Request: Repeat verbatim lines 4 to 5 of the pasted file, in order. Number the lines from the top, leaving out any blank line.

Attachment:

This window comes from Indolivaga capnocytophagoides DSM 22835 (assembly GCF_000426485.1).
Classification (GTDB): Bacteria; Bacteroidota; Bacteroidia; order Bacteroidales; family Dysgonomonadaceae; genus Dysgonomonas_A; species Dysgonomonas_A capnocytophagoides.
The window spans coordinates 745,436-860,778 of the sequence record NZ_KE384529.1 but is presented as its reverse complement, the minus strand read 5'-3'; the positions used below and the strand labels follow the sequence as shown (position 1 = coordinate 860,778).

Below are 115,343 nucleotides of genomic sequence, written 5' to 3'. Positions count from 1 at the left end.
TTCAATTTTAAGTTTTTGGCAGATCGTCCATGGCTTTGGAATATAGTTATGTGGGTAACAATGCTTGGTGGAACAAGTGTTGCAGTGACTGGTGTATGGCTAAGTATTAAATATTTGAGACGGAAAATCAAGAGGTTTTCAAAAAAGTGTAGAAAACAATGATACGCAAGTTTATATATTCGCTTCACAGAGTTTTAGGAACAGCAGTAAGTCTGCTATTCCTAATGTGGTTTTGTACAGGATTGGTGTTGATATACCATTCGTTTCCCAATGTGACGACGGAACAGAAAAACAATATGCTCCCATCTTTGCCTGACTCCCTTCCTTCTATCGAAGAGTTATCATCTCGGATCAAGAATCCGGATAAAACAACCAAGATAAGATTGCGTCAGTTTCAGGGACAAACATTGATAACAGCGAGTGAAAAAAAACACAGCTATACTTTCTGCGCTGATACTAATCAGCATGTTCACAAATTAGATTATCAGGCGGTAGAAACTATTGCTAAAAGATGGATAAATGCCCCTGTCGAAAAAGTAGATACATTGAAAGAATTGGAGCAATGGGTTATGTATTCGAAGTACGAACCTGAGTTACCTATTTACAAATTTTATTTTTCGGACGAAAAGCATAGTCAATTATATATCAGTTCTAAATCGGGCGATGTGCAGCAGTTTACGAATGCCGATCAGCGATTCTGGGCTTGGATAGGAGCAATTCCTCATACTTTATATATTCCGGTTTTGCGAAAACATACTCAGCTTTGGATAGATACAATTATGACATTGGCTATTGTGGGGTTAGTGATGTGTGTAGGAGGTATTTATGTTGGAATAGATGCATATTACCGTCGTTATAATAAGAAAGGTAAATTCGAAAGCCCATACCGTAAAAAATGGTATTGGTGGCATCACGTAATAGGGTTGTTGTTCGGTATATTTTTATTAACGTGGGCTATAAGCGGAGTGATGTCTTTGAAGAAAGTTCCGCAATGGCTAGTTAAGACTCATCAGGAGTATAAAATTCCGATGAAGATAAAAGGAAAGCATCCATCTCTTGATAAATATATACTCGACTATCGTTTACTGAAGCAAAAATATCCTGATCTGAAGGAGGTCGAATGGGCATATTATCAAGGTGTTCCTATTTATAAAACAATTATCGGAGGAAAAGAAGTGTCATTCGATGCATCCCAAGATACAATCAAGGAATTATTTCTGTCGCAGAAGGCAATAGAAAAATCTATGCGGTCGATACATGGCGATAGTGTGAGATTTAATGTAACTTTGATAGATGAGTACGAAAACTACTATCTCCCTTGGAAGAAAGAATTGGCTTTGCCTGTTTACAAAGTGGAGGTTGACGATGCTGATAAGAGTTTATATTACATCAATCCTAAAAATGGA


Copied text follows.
Below are 115,343 nucleotides of genomic sequence, written 5' to 3'. Positions count from 1 at the left end.
TTCAATTTTAAGTTTTTGGCAGATCGTCCATGGCTTTGGAATATAGTTATGTGGGTAACAATGCTTGGTGGAACAAGTGTTGCAGTGACTGGTGTATGGCTAAGTATTAAATATTTGAGACGGAAAATCAAGAGGTTTTCAAAAAAGTGTAGAAAACAATGATACGCAAGTTTATATATTCGCTTCACAGAGTTTTAGGAACAGCAGTAAGTCTGCTATTCCTAATGTGGTTTTGTACAGGATTGGTGTTGATATACCATTCGTTTCCCAATGTGACGACGGAACAGAAAAACAATATGCTCCCATCTTTGCCTGACTCCCTTCCTTCTATCGAAGAGTTATCATCTCGGATCAAGAATCCGGATAAAACAACCAAGATAAGATTGCGTCAGTTTCAGGGACAAACATTGATAACAGCGAGTGAAAAAAAACACAGCTATACTTTCTGCGCTGATACTAATCAGCATGTTCACAAATTAGATTATCAGGCGGTAGAAACTATTGCTAAAAGATGGATAAATGCCCCTGTCGAAAAAGTAGATACATTGAAAGAATTGGAGCAATGGGTTATGTATTCGAAGTACGAACCTGAGTTACCTATTTACAAATTTTATTTTTCGGACGAAAAGCATAGTCAATTATATATCAGTTCTAAATCGGGCGATGTGCAGCAGTTTACGAATGCCGATCAGCGATTCTGGGCTTGGATAGGAGCAATTCCTCATACTTTATATATTCCGGTTTTGCGAAAACATACTCAGCTTTGGATAGATACAATTATGACATTGGCTATTGTGGGGTTAGTGATGTGTGTAGGAGGTATTTATGTTGGAATAGATGCATATTACCGTCGTTATAATAAGAAAGGTAAATTCGAAAGCCCATACCGTAAAAAATGGTATTGGTGGCATCACGTAATAGGGTTGTTGTTCGGTATATTTTTATTAACGTGGGCTATAAGCGGAGTGATGTCTTTGAAGAAAGTTCCGCAATGGCTAGTTAAGACTCATCAGGAGTATAAAATTCCGATGAAGATAAAAGGAAAGCATCCATCTCTTGATAAATATATACTCGACTATCGTTTACTGAAGCAAAAATATCCTGATCTGAAGGAGGTCGAATGGGCATATTATCAAGGTGTTCCTATTTATAAAACAATTATCGGAGGAAAAGAAGTGTCATTCGATGCATCCCAAGATACAATCAAGGAATTATTTCTGTCGCAGAAGGCAATAGAAAAATCTATGCGGTCGATACATGGCGATAGTGTGAGATTTAATGTAACTTTGATAGATGAGTACGAAAACTACTATCTCCCTTGGAAGAAAGAATTGGCTTTGCCTGTTTACAAAGTGGAGGTTGACGATGCTGATAAGAGTTTATATTACATCAATCCTAAAAATGGA